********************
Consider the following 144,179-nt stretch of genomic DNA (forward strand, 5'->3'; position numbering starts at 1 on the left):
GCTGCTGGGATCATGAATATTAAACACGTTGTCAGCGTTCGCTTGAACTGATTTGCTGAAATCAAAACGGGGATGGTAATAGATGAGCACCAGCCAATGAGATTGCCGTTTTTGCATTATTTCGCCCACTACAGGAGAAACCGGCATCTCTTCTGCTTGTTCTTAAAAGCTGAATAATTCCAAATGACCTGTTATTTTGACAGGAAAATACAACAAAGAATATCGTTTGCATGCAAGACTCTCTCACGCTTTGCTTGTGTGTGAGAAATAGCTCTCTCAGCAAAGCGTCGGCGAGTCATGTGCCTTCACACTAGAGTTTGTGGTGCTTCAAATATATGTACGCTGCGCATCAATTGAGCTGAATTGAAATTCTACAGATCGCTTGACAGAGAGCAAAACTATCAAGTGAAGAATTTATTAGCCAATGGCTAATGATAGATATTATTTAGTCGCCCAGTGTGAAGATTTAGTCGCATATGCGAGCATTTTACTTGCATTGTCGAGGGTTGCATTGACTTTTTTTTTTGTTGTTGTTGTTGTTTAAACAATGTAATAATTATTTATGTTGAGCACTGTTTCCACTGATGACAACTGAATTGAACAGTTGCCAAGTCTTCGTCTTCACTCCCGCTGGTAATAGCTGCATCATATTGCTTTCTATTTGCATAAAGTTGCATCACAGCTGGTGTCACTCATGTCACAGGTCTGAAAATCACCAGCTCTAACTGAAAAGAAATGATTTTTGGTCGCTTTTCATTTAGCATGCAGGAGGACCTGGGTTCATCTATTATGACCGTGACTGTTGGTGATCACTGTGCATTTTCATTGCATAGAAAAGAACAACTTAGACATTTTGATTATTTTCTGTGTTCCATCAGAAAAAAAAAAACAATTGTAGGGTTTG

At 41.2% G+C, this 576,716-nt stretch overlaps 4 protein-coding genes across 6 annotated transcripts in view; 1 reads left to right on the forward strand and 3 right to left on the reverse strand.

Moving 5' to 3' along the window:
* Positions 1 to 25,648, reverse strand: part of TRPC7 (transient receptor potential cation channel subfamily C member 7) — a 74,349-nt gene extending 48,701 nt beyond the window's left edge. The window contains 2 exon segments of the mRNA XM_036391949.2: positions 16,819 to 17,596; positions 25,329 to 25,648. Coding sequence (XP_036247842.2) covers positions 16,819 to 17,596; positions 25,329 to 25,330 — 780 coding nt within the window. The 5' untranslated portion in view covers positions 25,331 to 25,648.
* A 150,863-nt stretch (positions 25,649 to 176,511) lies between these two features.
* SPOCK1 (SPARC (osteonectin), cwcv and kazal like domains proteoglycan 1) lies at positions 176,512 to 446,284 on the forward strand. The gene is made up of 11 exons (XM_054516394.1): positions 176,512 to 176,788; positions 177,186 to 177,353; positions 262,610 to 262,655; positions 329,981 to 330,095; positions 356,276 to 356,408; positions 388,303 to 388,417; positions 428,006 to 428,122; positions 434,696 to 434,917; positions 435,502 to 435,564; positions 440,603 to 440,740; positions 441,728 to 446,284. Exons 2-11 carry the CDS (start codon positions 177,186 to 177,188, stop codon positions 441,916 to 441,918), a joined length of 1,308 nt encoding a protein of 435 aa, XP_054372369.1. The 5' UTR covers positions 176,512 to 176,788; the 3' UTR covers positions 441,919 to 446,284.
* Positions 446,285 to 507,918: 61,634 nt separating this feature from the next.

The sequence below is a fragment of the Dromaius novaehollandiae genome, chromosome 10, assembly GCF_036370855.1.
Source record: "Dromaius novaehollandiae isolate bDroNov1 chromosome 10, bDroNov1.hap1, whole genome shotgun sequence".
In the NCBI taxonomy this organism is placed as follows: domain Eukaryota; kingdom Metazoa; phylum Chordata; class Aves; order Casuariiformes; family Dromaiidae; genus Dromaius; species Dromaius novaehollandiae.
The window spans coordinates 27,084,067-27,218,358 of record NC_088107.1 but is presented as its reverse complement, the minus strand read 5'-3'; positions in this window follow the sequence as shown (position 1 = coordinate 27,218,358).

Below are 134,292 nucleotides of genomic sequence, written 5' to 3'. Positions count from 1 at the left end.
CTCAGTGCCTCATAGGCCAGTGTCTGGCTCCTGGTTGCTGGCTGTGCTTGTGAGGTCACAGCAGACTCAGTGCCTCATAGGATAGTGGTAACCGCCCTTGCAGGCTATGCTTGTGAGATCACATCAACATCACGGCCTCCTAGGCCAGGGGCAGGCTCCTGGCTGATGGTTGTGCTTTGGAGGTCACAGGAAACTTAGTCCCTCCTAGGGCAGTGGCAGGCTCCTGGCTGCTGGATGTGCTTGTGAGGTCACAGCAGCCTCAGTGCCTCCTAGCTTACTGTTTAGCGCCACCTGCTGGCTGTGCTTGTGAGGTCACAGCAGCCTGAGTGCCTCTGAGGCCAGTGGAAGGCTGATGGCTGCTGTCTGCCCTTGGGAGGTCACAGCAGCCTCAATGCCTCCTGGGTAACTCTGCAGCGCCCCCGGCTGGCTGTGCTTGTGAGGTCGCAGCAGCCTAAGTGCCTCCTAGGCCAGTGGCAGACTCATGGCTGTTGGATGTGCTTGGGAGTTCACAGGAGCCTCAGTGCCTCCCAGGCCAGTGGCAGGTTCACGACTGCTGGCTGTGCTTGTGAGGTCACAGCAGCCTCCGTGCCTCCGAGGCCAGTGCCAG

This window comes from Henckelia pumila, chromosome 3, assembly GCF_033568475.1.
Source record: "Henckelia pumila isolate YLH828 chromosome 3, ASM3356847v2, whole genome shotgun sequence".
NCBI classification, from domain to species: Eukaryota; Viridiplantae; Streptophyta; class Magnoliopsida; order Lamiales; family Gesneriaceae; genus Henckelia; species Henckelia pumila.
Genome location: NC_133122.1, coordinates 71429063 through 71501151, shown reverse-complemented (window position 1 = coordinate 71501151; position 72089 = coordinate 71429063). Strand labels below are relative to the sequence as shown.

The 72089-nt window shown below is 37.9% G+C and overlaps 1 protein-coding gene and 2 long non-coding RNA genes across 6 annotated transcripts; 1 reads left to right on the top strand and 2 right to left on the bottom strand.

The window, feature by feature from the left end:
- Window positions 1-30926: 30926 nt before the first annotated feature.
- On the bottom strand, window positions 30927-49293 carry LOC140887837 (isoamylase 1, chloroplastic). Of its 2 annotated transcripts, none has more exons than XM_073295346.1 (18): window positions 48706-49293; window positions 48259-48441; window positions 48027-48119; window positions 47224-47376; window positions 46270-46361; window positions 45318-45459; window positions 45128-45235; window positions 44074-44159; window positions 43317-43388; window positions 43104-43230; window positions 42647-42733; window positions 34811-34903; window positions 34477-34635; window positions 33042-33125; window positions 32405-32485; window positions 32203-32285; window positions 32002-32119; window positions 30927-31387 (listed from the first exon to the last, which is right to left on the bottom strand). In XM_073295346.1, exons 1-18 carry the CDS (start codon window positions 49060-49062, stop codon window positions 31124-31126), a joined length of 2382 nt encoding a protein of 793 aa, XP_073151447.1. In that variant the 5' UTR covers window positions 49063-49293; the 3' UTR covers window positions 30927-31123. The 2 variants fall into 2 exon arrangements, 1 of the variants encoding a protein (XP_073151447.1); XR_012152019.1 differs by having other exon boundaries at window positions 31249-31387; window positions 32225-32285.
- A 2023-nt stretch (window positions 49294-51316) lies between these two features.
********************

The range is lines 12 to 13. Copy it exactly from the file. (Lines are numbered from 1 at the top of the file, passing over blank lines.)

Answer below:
The window spans coordinates 27,084,067-27,218,358 of record NC_088107.1 but is presented as its reverse complement, the minus strand read 5'-3'; positions in this window follow the sequence as shown (position 1 = coordinate 27,218,358).

Below are 134,292 nucleotides of genomic sequence, written 5' to 3'. Positions count from 1 at the left end.